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Wow thanks for the Celtic beat recommendation, dfost ! I have been searching some like this for years :)
I found it on youtube: https://www.youtube.com/watch?v=Z0leJieFsN0


Does someone maybe know something like this, but only with guitar/bouzuki accompaniment for some tunes?

Re: drum loops for practising

There is an album available on iTunes, and possibly elsewhere, called "The Irish Beat Conductor".
It contains 66 percussion tracks (mp3) played at different speeds from (1) slow to (5) fast.
As it states on the cover " develop a Jig, Reel, Hornpipe, Waltz, Mazurka and March and develop a steady and lively rhythm." If you look up the album on iTunes you can hear samples before you buy.
Maybe worth a look.
Cheers.

Re: drum loops for practising

>is that it?
>it looks interesting but they don’t let you try it before buying?

Yes, that’s the one. Not sure if it used to be free or I’ve just misremembered. There are various Youtube reviews: https://www.youtube.com/watch?v=3cm-Q9dTaUY


It is more rock & pop orientated, but I find it useful nonetheless. Common time is common time.

As for the fear of being rendered unmusically accurate in my playing, I am afraid I have yet to hear of such a musician ruined in their prime by being unmusically precise, and I would be interested to hear a recording of such a being.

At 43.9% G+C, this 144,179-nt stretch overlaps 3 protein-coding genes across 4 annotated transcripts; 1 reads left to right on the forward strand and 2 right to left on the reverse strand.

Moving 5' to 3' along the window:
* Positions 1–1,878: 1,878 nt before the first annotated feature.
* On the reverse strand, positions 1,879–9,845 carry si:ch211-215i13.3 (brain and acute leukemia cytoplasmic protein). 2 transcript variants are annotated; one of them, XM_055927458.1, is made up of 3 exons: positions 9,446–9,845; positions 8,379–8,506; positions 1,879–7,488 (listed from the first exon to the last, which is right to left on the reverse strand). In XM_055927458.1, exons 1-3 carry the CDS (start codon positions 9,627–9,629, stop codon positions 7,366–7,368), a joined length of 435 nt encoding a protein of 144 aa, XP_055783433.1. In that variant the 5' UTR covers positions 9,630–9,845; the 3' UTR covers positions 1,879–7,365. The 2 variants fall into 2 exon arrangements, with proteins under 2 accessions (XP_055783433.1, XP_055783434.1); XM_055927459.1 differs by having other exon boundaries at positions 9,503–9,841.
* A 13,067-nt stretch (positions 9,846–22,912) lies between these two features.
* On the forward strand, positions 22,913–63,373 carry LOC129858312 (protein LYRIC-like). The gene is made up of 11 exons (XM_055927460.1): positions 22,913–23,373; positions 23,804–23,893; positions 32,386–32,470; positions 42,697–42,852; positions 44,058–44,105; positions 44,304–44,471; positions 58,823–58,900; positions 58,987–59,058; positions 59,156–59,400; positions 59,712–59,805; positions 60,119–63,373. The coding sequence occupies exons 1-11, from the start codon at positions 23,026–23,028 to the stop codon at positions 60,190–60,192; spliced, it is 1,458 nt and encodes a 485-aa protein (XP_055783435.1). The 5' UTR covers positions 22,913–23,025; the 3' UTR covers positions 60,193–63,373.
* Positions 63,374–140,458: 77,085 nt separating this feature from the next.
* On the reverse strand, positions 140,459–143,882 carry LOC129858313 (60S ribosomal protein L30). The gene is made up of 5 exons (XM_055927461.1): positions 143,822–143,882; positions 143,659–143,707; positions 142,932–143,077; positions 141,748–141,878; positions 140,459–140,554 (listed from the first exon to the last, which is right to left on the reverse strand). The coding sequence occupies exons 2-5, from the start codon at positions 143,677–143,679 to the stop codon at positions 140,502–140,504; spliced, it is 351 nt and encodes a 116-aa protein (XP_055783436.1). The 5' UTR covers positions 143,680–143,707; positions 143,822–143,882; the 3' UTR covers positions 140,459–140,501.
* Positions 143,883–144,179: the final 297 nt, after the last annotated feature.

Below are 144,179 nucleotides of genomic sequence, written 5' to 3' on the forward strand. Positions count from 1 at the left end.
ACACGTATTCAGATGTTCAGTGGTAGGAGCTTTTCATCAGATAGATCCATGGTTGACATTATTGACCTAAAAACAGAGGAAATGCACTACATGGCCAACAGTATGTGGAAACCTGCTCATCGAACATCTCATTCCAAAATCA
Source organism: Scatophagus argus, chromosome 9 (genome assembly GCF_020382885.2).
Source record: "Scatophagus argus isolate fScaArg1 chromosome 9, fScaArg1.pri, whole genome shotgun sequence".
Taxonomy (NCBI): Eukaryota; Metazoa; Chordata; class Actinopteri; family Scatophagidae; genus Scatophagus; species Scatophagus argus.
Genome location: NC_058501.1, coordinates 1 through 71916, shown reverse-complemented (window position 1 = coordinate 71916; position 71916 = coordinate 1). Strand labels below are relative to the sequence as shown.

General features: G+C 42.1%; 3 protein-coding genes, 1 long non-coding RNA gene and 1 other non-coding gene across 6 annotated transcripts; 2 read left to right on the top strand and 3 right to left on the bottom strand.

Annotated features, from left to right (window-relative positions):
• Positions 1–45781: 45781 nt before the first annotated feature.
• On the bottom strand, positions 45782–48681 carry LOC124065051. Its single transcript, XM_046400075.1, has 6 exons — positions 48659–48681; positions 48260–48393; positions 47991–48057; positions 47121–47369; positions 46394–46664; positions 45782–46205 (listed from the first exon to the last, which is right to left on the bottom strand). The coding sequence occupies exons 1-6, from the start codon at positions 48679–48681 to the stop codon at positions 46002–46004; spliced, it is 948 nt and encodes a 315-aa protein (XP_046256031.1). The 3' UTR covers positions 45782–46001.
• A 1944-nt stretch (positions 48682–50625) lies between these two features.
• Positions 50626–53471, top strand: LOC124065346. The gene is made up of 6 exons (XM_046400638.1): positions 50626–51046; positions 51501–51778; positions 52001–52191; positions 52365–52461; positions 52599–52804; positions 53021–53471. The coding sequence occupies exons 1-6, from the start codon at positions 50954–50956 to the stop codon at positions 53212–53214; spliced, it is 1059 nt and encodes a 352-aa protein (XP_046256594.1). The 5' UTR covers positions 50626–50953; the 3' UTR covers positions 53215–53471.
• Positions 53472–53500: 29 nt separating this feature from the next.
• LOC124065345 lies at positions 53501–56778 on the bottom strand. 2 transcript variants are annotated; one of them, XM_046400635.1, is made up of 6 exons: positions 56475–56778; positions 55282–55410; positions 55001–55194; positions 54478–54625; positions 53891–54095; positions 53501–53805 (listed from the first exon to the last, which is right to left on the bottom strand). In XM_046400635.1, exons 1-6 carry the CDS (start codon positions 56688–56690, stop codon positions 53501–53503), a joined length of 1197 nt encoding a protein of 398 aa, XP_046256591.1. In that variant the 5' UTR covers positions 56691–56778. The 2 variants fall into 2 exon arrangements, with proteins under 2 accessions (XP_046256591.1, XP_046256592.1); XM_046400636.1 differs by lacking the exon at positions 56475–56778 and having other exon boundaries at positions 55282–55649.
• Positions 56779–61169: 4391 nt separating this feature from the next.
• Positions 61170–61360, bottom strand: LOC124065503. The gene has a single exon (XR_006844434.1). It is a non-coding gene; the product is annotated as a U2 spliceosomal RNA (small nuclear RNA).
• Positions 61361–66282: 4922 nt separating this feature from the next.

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Re: drum loops for practising

//anyone know of a good app or a Windows software that has basic 4/4 and 6/8 drum loops which can be used for practising jigs and reels?//

Hi Yooval,

A while back, I prepared a set of loops in jig time and reel time, with 6 tempos for each - 12 in total. They are quantised (human-ised), with cue-in intros, ideal for playing on a PC or any mobile device. The software was " Acoustica Beatcraft", using about 5 elements of the drumkit

Message me if you want the free links to them on Dropbox.

A word about the earlier mixed messages re playing along with "canned" accompaniment - these tracks are specifically designed to enforce discipline, and whilst they are not the same as playing with a live person/band, they are much more effective than a metronome, and for very good reasons.